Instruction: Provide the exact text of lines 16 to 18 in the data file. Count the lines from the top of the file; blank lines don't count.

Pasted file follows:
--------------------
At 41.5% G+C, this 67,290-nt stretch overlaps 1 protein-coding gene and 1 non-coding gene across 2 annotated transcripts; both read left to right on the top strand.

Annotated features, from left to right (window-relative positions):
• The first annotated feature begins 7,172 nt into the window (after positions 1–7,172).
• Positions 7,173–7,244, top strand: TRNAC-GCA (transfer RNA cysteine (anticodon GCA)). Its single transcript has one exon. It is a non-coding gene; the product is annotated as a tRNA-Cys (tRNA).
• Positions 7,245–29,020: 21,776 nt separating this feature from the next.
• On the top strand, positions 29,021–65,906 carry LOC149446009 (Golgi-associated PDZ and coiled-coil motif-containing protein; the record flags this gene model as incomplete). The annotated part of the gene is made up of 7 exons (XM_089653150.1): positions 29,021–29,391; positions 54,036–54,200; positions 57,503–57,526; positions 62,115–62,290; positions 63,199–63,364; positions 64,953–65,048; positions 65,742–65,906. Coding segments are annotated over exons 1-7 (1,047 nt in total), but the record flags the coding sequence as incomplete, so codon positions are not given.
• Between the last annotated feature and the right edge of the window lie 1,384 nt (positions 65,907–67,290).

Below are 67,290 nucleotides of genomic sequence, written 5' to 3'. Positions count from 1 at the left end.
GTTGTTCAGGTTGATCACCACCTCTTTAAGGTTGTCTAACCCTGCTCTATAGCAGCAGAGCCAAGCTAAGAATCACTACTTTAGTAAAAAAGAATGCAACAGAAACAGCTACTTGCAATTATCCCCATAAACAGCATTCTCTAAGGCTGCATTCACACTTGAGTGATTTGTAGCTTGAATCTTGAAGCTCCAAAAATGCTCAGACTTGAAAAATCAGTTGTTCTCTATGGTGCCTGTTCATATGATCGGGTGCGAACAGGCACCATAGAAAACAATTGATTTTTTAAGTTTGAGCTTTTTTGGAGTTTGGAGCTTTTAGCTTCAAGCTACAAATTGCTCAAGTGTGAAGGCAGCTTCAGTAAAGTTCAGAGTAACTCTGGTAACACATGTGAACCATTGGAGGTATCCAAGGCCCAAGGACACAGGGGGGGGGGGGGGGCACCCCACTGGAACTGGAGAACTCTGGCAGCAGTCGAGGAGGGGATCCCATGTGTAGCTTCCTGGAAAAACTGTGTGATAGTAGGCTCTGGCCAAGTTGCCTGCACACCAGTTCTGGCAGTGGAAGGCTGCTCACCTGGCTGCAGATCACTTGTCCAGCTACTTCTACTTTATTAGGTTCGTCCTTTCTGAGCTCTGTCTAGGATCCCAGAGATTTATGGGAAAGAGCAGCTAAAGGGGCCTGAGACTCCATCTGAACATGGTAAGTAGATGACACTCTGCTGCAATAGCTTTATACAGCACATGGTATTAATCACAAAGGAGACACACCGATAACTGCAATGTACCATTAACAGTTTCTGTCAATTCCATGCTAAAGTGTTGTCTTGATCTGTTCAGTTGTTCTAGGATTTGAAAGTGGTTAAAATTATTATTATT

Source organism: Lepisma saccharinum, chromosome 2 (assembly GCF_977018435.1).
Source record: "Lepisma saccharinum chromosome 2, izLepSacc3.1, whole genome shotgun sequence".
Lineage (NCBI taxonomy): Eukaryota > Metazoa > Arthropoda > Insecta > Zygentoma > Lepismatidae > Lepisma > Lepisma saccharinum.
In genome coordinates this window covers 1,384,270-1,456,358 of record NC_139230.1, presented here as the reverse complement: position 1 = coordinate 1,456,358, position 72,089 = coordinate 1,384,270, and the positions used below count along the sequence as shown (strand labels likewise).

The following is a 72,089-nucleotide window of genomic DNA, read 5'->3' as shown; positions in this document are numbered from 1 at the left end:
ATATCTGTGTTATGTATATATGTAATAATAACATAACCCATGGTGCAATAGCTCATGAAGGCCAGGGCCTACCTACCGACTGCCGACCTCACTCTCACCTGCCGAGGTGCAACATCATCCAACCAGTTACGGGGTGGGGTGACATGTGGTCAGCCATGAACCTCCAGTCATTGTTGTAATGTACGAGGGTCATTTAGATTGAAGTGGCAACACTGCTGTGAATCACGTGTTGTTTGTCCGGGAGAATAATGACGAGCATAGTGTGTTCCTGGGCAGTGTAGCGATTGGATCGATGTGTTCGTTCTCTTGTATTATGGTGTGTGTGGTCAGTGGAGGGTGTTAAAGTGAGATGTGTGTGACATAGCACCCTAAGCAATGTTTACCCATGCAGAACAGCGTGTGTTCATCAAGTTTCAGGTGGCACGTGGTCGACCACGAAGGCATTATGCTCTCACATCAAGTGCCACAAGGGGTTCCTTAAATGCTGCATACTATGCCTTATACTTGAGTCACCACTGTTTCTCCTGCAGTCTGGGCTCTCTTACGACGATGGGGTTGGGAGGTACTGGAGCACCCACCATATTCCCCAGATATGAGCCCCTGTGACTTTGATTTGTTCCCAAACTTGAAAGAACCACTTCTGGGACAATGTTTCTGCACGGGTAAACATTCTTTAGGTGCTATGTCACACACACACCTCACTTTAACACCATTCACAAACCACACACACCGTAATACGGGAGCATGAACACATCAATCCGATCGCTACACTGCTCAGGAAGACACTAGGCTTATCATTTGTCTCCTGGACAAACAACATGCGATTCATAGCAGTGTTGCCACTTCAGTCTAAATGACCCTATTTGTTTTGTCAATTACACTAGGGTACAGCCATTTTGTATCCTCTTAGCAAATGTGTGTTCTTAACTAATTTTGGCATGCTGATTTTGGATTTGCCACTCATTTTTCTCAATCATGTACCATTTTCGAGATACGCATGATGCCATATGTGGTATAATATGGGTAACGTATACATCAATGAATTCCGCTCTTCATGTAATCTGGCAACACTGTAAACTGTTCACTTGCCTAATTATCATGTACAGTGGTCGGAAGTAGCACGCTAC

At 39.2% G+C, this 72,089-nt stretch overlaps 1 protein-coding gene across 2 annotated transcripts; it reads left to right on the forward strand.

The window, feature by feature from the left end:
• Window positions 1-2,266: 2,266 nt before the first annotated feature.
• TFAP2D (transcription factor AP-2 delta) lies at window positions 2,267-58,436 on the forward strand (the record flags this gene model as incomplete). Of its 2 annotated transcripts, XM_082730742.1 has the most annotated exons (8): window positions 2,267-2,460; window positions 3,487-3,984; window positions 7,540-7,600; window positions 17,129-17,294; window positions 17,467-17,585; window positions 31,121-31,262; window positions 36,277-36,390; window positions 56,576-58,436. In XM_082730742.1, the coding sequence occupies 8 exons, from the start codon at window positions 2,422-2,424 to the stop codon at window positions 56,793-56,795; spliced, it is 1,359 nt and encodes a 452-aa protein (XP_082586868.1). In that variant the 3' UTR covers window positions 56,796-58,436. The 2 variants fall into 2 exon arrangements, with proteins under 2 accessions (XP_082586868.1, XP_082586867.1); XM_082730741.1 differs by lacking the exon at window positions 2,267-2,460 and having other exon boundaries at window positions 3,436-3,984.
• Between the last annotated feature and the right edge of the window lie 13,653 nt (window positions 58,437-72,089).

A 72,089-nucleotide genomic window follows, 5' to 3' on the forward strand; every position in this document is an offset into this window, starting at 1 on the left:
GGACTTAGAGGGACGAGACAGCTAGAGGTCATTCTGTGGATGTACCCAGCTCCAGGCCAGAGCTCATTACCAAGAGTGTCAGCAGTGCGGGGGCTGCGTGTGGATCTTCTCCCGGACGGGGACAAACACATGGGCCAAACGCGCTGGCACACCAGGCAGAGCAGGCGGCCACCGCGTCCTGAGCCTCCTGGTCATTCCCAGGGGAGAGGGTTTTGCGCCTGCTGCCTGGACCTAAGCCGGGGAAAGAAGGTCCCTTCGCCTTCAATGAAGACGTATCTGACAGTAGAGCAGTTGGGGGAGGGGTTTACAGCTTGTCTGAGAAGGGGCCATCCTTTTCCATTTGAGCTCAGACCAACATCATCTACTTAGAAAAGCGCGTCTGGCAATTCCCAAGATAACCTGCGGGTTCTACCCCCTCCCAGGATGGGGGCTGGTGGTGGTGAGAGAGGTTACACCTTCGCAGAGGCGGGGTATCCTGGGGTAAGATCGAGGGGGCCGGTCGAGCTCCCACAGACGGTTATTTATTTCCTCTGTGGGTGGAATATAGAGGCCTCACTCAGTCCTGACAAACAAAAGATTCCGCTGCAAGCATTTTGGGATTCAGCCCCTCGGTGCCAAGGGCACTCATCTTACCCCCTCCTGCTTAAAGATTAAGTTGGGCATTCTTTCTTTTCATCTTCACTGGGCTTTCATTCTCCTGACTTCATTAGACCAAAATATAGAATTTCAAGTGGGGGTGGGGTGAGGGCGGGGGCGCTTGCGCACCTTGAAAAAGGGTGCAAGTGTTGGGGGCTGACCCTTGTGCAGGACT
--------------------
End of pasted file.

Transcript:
At 39.2% G+C, this 72,089-nt stretch overlaps 1 protein-coding gene across 2 annotated transcripts; it reads left to right on the forward strand.

The window, feature by feature from the left end:
• Window positions 1-2,266: 2,266 nt before the first annotated feature.